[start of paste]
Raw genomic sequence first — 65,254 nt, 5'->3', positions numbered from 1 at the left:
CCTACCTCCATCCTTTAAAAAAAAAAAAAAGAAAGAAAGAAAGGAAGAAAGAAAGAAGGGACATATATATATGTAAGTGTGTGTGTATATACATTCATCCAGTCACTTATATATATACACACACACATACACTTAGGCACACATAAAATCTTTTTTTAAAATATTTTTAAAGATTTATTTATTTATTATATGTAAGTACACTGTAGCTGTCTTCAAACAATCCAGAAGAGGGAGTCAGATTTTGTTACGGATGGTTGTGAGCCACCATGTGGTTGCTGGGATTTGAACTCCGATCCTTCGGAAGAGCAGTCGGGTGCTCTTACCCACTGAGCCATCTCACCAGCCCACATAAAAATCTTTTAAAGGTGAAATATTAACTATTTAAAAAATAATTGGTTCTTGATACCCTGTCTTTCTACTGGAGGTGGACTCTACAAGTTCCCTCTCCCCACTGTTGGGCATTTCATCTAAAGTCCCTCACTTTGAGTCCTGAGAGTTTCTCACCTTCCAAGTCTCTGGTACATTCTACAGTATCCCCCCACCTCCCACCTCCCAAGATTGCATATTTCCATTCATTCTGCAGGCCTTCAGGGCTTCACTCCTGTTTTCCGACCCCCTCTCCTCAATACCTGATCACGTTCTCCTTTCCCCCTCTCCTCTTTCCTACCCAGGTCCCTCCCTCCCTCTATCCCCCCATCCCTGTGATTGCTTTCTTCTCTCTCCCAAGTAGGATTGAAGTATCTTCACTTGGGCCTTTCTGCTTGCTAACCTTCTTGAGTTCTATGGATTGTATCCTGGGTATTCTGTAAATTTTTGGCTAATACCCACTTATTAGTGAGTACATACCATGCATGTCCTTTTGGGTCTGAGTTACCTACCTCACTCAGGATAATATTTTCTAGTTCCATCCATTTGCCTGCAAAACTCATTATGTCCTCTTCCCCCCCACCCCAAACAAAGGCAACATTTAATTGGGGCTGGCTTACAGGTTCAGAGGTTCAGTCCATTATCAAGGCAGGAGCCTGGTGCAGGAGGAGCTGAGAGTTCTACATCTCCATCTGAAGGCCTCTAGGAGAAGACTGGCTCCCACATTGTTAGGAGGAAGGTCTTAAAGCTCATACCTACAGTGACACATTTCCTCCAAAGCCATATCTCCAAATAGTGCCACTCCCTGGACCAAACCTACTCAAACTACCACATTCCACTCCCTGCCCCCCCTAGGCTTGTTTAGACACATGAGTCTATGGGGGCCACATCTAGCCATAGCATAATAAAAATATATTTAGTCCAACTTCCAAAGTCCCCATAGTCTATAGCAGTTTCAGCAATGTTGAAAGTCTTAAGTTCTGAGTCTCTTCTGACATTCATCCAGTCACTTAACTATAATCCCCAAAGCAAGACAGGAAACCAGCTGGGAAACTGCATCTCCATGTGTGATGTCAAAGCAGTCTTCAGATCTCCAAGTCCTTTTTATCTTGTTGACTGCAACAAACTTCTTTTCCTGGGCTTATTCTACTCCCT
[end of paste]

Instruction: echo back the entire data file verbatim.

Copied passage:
Raw genomic sequence first — 65,254 nt, 5'->3', positions numbered from 1 at the left:
CCTACCTCCATCCTTTAAAAAAAAAAAAAAGAAAGAAAGAAAGGAAGAAAGAAAGAAGGGACATATATATATGTAAGTGTGTGTGTATATACATTCATCCAGTCACTTATATATATACACACACACATACACTTAGGCACACATAAAATCTTTTTTTAAAATATTTTTAAAGATTTATTTATTTATTATATGTAAGTACACTGTAGCTGTCTTCAAACAATCCAGAAGAGGGAGTCAGATTTTGTTACGGATGGTTGTGAGCCACCATGTGGTTGCTGGGATTTGAACTCCGATCCTTCGGAAGAGCAGTCGGGTGCTCTTACCCACTGAGCCATCTCACCAGCCCACATAAAAATCTTTTAAAGGTGAAATATTAACTATTTAAAAAATAATTGGTTCTTGATACCCTGTCTTTCTACTGGAGGTGGACTCTACAAGTTCCCTCTCCCCACTGTTGGGCATTTCATCTAAAGTCCCTCACTTTGAGTCCTGAGAGTTTCTCACCTTCCAAGTCTCTGGTACATTCTACAGTATCCCCCCACCTCCCACCTCCCAAGATTGCATATTTCCATTCATTCTGCAGGCCTTCAGGGCTTCACTCCTGTTTTCCGACCCCCTCTCCTCAATACCTGATCACGTTCTCCTTTCCCCCTCTCCTCTTTCCTACCCAGGTCCCTCCCTCCCTCTATCCCCCCATCCCTGTGATTGCTTTCTTCTCTCTCCCAAGTAGGATTGAAGTATCTTCACTTGGGCCTTTCTGCTTGCTAACCTTCTTGAGTTCTATGGATTGTATCCTGGGTATTCTGTAAATTTTTGGCTAATACCCACTTATTAGTGAGTACATACCATGCATGTCCTTTTGGGTCTGAGTTACCTACCTCACTCAGGATAATATTTTCTAGTTCCATCCATTTGCCTGCAAAACTCATTATGTCCTCTTCCCCCCCACCCCAAACAAAGGCAACATTTAATTGGGGCTGGCTTACAGGTTCAGAGGTTCAGTCCATTATCAAGGCAGGAGCCTGGTGCAGGAGGAGCTGAGAGTTCTACATCTCCATCTGAAGGCCTCTAGGAGAAGACTGGCTCCCACATTGTTAGGAGGAAGGTCTTAAAGCTCATACCTACAGTGACACATTTCCTCCAAAGCCATATCTCCAAATAGTGCCACTCCCTGGACCAAACCTACTCAAACTACCACATTCCACTCCCTGCCCCCCCTAGGCTTGTTTAGACACATGAGTCTATGGGGGCCACATCTAGCCATAGCATAATAAAAATATATTTAGTCCAACTTCCAAAGTCCCCATAGTCTATAGCAGTTTCAGCAATGTTGAAAGTCTTAAGTTCTGAGTCTCTTCTGACATTCATCCAGTCACTTAACTATAATCCCCAAAGCAAGACAGGAAACCAGCTGGGAAACTGCATCTCCATGTGTGATGTCAAAGCAGTCTTCAGATCTCCAAGTCCTTTTTATCTTGTTGACTGCAACAAACTTCTTTTCCTGGGCTTATTCTACTCCCT